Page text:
Although the OSC is hosting all of these events, the policy implications are not simply limited to Ontario. Two of the issues to be examined – fiduciary duty and mutual fund fees – are national issues that stem from CSA consultation papers that were published late last year. The crowdfunding question is on the radar of several securities commissions, not just the OSC’s. And, although the proposed enforcement initiatives are for Ontario only, a move to use “no contest” settlements would surely influence enforcement throughout the country.
Moreover, the CSA suggests that other jurisdictions may undertake their own public hearings on the fiduciary duty and mutual fund fee issues. However, none have been scheduled so far.
Richard Gilhooley, communications officer with the B.C. Securities Commission, says that regulator will wait to see what comes out of the OSC’s hearings before deciding whether to host its own meetings on, for example, the fiduciary duty issue.
The OSC may hold further hearings, too. On the mutual fund fee issue, for example, the OSC is considering the prospect of further roundtables in the autumn.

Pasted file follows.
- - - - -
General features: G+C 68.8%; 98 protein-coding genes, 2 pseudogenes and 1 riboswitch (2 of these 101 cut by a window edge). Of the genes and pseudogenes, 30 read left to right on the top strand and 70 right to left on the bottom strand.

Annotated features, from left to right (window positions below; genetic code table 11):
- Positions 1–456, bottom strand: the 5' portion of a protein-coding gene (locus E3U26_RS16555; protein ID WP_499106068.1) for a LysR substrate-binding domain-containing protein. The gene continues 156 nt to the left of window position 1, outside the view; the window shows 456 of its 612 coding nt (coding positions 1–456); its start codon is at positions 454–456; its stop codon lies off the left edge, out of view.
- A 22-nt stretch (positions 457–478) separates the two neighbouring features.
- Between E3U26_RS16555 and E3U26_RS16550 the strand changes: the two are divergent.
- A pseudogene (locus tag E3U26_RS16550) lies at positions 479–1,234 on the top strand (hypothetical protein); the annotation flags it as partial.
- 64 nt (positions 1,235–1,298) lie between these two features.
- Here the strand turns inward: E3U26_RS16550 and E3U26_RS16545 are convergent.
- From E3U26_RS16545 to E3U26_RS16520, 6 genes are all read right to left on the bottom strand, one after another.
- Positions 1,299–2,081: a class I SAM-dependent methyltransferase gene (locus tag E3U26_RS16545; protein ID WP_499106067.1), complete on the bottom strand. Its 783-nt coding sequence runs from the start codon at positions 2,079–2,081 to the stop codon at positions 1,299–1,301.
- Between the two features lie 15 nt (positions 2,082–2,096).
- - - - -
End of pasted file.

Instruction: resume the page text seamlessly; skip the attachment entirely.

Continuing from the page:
Although each of these issues already has been subjected to the regulator’s normal comment process, the OSC believes that in-person hearings are vital when it comes to such significant matters that prompt strongly held, opposing views.
Jensen sees several advantages to live consultations: “What you get is the ability to probe deeper into why [participants] have taken certain positions, and what is informing their positions.”
It also helps to distinguish positions that are advanced out of self-interest, she adds, vs genuinely differing views on the right thing to do.
“And it’s important,” she suggests, “to bring together the two sides of a debate and to have that debate. It’s hard to make people listen and understand the other side just through the written word.”
The OSC is packing all of these sessions into a relatively short time frame in order to get them in before the summer vacation season starts – when it will become hard to get influential players from the industry, the investor community and the regulators themselves around the table at the same time.
Some of these debates surely will be resolved sooner than others. The question of whether to introduce “no contest” settlements, for example, is an issue that has been hanging around since October 2011, when the OSC first proposed it. Now, there’s hope that the public hearing will enable the OSC to put the issue to bed finally.
For issues that are more complicated, and which may have greater implications – such as the fiduciary duty debate and the mutual fund fee question – those hearings aren’t likely to be determinative; but the OSC is hoping, at least, to advance the debate.